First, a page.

Considerations for Management of the Mouth State of California’s Bar-built Estuaries
A synthesis of processes and phenomena related to bar-built estuary mouth closure, as well as the potential impacts of breaching these estuaries.
California has numerous rivers and creeks that meet the ocean in a small estuary that forms a sandbar during lower stream flow conditions. These bar-built estuaries face numerous management challenges that aim to balance developmental and recreational uses with the challenges of flooding, degraded water quality, fish passage, and more. Mechanical methods to open the sandbar are used to alleviate developmental and recreational needs in addition to increasing flow between freshwater and marine habitats. This breaching of the sandbar can have a range of effects on fish and their habitat conditions, making it complex to manage.
With support from NOAA’s National Marine Fisheries Service (NMFS), scientists at the Bodega Marine Lab and Moss Landing Marine Labs have authored, in collaboration with NMFS biologists in the West Coast Region, a report that presents an overview of considerations for managed breaching in California. It presents a synthesis of processes and phenomena related to bar-built estuary mouth closure and uses this to identify potential impacts of breaching. Three specific systems are reviewed as case studies: Los Peñasquitos Lagoon in San Diego County, Scott Creek Estuary in Santa Cruz County, and Russian River Estuary in Sonoma County. While there are fundamental similarities in the closure and breaching cycle across all bar-built estuaries statewide, there is also an immense diversity between these systems due to differences in watershed size, hydrology, development (rural, urban, agricultural, road/rail), and more.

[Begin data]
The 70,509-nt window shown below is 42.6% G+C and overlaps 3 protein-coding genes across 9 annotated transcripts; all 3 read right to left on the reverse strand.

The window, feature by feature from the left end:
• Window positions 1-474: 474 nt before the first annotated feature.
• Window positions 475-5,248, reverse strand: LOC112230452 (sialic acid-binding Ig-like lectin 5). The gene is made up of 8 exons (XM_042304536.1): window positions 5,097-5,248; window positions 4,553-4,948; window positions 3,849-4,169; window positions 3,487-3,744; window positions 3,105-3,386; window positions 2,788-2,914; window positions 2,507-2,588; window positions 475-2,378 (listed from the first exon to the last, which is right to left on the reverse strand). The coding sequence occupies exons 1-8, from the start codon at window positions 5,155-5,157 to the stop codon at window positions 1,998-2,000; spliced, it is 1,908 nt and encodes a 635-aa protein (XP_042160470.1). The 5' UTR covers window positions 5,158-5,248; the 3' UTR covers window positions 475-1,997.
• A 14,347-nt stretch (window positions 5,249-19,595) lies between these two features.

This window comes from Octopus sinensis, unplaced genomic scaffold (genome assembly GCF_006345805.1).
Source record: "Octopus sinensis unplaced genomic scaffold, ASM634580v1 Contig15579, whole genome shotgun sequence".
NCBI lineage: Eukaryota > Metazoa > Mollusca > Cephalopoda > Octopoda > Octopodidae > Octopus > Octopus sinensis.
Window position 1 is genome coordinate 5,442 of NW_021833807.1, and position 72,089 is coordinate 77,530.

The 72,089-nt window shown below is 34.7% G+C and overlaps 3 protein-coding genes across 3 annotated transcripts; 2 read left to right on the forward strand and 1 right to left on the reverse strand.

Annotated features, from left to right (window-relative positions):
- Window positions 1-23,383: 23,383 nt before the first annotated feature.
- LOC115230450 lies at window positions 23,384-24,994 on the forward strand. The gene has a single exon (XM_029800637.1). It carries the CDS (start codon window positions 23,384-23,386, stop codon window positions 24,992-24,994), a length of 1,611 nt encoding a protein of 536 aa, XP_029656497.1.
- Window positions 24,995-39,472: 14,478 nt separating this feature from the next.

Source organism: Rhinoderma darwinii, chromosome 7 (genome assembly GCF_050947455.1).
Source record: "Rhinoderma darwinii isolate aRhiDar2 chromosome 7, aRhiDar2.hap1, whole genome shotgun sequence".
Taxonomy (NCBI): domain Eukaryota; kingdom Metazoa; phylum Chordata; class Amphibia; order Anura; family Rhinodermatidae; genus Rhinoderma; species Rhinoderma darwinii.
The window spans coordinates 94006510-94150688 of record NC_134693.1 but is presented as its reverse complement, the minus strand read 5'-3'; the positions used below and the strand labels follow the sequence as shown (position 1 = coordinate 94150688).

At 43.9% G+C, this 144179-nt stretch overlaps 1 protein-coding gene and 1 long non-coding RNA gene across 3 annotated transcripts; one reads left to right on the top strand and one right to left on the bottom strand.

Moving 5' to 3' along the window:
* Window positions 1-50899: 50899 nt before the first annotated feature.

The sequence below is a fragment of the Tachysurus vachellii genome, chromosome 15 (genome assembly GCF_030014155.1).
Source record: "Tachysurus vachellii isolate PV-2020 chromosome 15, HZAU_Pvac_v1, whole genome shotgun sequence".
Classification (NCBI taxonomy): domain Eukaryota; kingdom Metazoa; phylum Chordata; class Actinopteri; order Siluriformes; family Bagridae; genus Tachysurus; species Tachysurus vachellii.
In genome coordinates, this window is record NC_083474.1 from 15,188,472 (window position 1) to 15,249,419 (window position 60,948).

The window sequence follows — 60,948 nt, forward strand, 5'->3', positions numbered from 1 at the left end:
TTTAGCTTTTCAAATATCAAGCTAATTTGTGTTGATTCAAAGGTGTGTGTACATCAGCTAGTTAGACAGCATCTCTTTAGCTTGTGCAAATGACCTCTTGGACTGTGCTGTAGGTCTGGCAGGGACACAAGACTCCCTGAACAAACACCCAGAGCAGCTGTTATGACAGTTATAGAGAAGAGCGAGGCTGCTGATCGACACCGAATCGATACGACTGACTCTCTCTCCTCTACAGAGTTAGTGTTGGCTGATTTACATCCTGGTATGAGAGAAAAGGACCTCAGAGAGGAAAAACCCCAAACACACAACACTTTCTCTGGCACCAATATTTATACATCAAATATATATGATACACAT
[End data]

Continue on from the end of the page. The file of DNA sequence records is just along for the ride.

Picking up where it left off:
Local communities challenged with the management of bar-built estuaries are likely to develop a management strategy where there is significant effort and experience in local monitoring, research, and informed stakeholder consultation. However, where there is limited monitoring, science, or consultation, the considerations outlined in this report provide preliminary guidance and a comparison with one of the study systems in this report may provide insight to the potential impacts of breaching management decisions.
For questions or comments please contact Brian Meux at 707 575-1253, brian firstname.lastname@example.org